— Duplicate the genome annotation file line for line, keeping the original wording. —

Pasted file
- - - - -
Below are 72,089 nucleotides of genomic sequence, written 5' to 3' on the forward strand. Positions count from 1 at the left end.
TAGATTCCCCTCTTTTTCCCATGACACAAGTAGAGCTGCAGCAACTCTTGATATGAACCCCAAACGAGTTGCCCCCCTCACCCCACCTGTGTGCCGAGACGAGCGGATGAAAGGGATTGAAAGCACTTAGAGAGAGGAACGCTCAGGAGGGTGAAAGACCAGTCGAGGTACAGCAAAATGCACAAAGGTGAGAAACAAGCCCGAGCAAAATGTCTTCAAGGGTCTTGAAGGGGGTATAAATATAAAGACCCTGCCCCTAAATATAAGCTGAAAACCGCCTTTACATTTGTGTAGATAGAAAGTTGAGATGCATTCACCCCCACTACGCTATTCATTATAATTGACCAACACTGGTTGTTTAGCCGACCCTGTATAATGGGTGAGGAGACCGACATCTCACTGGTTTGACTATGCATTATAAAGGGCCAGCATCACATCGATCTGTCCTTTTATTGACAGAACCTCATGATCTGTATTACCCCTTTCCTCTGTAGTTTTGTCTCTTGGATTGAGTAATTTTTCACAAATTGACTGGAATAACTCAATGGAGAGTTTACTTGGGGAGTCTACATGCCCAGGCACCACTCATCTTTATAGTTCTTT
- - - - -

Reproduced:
Below are 72,089 nucleotides of genomic sequence, written 5' to 3' on the forward strand. Positions count from 1 at the left end.
TAGATTCCCCTCTTTTTCCCATGACACAAGTAGAGCTGCAGCAACTCTTGATATGAACCCCAAACGAGTTGCCCCCCTCACCCCACCTGTGTGCCGAGACGAGCGGATGAAAGGGATTGAAAGCACTTAGAGAGAGGAACGCTCAGGAGGGTGAAAGACCAGTCGAGGTACAGCAAAATGCACAAAGGTGAGAAACAAGCCCGAGCAAAATGTCTTCAAGGGTCTTGAAGGGGGTATAAATATAAAGACCCTGCCCCTAAATATAAGCTGAAAACCGCCTTTACATTTGTGTAGATAGAAAGTTGAGATGCATTCACCCCCACTACGCTATTCATTATAATTGACCAACACTGGTTGTTTAGCCGACCCTGTATAATGGGTGAGGAGACCGACATCTCACTGGTTTGACTATGCATTATAAAGGGCCAGCATCACATCGATCTGTCCTTTTATTGACAGAACCTCATGATCTGTATTACCCCTTTCCTCTGTAGTTTTGTCTCTTGGATTGAGTAATTTTTCACAAATTGACTGGAATAACTCAATGGAGAGTTTACTTGGGGAGTCTACATGCCCAGGCACCACTCATCTTTATAGTTCTTT